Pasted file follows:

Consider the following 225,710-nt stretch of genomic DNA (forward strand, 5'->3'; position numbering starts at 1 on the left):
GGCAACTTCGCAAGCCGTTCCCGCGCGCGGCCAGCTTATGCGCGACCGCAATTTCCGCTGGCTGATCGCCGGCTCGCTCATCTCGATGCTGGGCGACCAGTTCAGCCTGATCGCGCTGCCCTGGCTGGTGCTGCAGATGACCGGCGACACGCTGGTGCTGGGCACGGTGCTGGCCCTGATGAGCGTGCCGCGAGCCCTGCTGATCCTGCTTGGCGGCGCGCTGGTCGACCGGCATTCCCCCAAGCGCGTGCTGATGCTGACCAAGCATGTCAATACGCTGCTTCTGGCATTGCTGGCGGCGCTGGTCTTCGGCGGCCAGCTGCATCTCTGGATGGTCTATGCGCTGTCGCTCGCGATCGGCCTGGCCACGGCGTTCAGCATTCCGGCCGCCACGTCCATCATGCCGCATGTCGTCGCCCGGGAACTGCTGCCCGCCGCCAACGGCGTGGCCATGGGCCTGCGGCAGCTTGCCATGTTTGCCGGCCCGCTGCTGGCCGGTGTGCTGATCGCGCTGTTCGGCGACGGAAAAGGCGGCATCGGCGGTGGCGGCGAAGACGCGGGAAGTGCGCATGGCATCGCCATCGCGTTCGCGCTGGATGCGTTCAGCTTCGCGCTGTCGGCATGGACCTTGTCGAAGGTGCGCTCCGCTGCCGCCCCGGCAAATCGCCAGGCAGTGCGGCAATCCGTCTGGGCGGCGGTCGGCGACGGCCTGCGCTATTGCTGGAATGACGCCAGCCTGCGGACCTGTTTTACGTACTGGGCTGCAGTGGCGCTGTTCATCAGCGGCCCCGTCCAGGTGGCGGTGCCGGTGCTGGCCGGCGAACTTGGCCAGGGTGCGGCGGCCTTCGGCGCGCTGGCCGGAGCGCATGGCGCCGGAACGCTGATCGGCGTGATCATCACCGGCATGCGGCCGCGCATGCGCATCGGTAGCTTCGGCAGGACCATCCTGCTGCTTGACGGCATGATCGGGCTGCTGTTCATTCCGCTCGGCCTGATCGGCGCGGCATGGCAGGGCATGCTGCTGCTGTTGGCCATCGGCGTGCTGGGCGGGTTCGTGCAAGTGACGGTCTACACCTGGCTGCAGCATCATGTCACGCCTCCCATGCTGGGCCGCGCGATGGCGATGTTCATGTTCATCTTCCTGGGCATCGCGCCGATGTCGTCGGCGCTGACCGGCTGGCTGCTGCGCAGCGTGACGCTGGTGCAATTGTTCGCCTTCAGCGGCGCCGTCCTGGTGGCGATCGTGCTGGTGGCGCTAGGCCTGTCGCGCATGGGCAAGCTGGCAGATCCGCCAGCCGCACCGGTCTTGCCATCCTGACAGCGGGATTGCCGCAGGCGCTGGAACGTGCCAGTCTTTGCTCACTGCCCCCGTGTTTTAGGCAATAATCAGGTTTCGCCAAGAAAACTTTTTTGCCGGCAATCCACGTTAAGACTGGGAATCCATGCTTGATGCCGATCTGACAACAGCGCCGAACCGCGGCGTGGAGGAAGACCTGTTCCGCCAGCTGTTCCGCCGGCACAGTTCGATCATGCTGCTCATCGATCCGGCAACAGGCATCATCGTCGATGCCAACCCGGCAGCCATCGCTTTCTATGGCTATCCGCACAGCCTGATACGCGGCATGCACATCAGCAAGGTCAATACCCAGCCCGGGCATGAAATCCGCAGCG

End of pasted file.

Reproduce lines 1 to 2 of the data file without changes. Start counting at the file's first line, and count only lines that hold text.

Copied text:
Consider the following 225,710-nt stretch of genomic DNA (forward strand, 5'->3'; position numbering starts at 1 on the left):
GGCAACTTCGCAAGCCGTTCCCGCGCGCGGCCAGCTTATGCGCGACCGCAATTTCCGCTGGCTGATCGCCGGCTCGCTCATCTCGATGCTGGGCGACCAGTTCAGCCTGATCGCGCTGCCCTGGCTGGTGCTGCAGATGACCGGCGACACGCTGGTGCTGGGCACGGTGCTGGCCCTGATGAGCGTGCCGCGAGCCCTGCTGATCCTGCTTGGCGGCGCGCTGGTCGACCGGCATTCCCCCAAGCGCGTGCTGATGCTGACCAAGCATGTCAATACGCTGCTTCTGGCATTGCTGGCGGCGCTGGTCTTCGGCGGCCAGCTGCATCTCTGGATGGTCTATGCGCTGTCGCTCGCGATCGGCCTGGCCACGGCGTTCAGCATTCCGGCCGCCACGTCCATCATGCCGCATGTCGTCGCCCGGGAACTGCTGCCCGCCGCCAACGGCGTGGCCATGGGCCTGCGGCAGCTTGCCATGTTTGCCGGCCCGCTGCTGGCCGGTGTGCTGATCGCGCTGTTCGGCGACGGAAAAGGCGGCATCGGCGGTGGCGGCGAAGACGCGGGAAGTGCGCATGGCATCGCCATCGCGTTCGCGCTGGATGCGTTCAGCTTCGCGCTGTCGGCATGGACCTTGTCGAAGGTGCGCTCCGCTGCCGCCCCGGCAAATCGCCAGGCAGTGCGGCAATCCGTCTGGGCGGCGGTCGGCGACGGCCTGCGCTATTGCTGGAATGACGCCAGCCTGCGGACCTGTTTTACGTACTGGGCTGCAGTGGCGCTGTTCATCAGCGGCCCCGTCCAGGTGGCGGTGCCGGTGCTGGCCGGCGAACTTGGCCAGGGTGCGGCGGCCTTCGGCGCGCTGGCCGGAGCGCATGGCGCCGGAACGCTGATCGGCGTGATCATCACCGGCATGCGGCCGCGCATGCGCATCGGTAGCTTCGGCAGGACCATCCTGCTGCTTGACGGCATGATCGGGCTGCTGTTCATTCCGCTCGGCCTGATCGGCGCGGCATGGCAGGGCATGCTGCTGCTGTTGGCCATCGGCGTGCTGGGCGGGTTCGTGCAAGTGACGGTCTACACCTGGCTGCAGCATCATGTCACGCCTCCCATGCTGGGCCGCGCGATGGCGATGTTCATGTTCATCTTCCTGGGCATCGCGCCGATGTCGTCGGCGCTGACCGGCTGGCTGCTGCGCAGCGTGACGCTGGTGCAATTGTTCGCCTTCAGCGGCGCCGTCCTGGTGGCGATCGTGCTGGTGGCGCTAGGCCTGTCGCGCATGGGCAAGCTGGCAGATCCGCCAGCCGCACCGGTCTTGCCATCCTGACAGCGGGATTGCCGCAGGCGCTGGAACGTGCCAGTCTTTGCTCACTGCCCCCGTGTTTTAGGCAATAATCAGGTTTCGCCAAGAAAACTTTTTTGCCGGCAATCCACGTTAAGACTGGGAATCCATGCTTGATGCCGATCTGACAACAGCGCCGAACCGCGGCGTGGAGGAAGACCTGTTCCGCCAGCTGTTCCGCCGGCACAGTTCGATCATGCTGCTCATCGATCCGGCAACAGGCATCATCGTCGATGCCAACCCGGCAGCCATCGCTTTCTATGGCTATCCGCACAGCCTGATACGCGGCATGCACATCAGCAAGGTCAATACCCAGCCCGGGCATGAAATCCGCAGCG